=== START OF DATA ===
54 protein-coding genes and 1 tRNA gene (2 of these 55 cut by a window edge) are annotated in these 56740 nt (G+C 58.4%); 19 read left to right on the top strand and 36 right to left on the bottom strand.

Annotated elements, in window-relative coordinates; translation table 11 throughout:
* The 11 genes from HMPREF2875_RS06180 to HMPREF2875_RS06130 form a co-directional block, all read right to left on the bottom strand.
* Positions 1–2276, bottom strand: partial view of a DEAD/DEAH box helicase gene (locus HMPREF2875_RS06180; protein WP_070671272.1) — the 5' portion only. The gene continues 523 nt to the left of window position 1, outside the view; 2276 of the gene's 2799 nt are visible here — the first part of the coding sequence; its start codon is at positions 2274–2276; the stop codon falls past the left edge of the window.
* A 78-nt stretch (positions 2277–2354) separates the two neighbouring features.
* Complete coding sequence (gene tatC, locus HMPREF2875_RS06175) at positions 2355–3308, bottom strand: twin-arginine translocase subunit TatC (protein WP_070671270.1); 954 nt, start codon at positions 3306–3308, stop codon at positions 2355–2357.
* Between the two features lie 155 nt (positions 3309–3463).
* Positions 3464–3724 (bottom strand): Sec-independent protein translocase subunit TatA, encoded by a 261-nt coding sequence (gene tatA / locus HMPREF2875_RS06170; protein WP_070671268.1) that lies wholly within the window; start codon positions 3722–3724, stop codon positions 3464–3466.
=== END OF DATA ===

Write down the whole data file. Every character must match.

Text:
54 protein-coding genes and 1 tRNA gene (2 of these 55 cut by a window edge) are annotated in these 56740 nt (G+C 58.4%); 19 read left to right on the top strand and 36 right to left on the bottom strand.

Annotated elements, in window-relative coordinates; translation table 11 throughout:
* The 11 genes from HMPREF2875_RS06180 to HMPREF2875_RS06130 form a co-directional block, all read right to left on the bottom strand.
* Positions 1–2276, bottom strand: partial view of a DEAD/DEAH box helicase gene (locus HMPREF2875_RS06180; protein WP_070671272.1) — the 5' portion only. The gene continues 523 nt to the left of window position 1, outside the view; 2276 of the gene's 2799 nt are visible here — the first part of the coding sequence; its start codon is at positions 2274–2276; the stop codon falls past the left edge of the window.
* A 78-nt stretch (positions 2277–2354) separates the two neighbouring features.
* Complete coding sequence (gene tatC, locus HMPREF2875_RS06175) at positions 2355–3308, bottom strand: twin-arginine translocase subunit TatC (protein WP_070671270.1); 954 nt, start codon at positions 3306–3308, stop codon at positions 2355–2357.
* Between the two features lie 155 nt (positions 3309–3463).
* Positions 3464–3724 (bottom strand): Sec-independent protein translocase subunit TatA, encoded by a 261-nt coding sequence (gene tatA / locus HMPREF2875_RS06170; protein WP_070671268.1) that lies wholly within the window; start codon positions 3722–3724, stop codon positions 3464–3466.